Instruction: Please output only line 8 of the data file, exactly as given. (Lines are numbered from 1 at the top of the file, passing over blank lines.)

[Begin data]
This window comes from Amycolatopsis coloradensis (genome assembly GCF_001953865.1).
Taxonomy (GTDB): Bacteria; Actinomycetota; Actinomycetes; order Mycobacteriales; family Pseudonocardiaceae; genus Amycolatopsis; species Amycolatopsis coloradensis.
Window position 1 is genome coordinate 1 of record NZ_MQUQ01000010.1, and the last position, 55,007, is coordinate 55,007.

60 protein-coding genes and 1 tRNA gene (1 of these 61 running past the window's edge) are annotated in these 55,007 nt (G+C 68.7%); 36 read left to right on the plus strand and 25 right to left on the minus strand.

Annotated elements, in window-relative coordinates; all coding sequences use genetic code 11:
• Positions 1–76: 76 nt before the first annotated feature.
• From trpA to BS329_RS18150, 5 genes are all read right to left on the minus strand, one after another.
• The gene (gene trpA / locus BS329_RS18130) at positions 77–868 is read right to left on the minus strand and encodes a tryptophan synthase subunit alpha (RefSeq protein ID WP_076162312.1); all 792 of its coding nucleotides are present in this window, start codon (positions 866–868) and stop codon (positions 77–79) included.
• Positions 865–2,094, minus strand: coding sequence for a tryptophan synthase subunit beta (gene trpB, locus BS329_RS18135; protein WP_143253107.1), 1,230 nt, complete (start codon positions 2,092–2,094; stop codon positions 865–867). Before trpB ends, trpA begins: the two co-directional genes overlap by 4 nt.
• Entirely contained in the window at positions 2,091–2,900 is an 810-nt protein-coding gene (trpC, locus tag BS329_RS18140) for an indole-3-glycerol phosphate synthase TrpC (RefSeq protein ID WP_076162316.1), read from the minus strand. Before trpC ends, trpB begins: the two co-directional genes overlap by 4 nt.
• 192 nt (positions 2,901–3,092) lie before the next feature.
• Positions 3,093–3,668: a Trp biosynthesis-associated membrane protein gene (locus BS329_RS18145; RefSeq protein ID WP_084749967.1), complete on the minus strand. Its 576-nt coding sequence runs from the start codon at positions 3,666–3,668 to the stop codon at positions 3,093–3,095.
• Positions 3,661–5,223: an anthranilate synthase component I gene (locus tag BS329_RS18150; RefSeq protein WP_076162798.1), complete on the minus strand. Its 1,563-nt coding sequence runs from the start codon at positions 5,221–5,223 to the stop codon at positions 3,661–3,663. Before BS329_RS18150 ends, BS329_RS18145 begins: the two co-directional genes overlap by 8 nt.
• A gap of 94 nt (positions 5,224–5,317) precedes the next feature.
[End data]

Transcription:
• The gene (gene trpA / locus BS329_RS18130) at positions 77–868 is read right to left on the minus strand and encodes a tryptophan synthase subunit alpha (RefSeq protein ID WP_076162312.1); all 792 of its coding nucleotides are present in this window, start codon (positions 866–868) and stop codon (positions 77–79) included.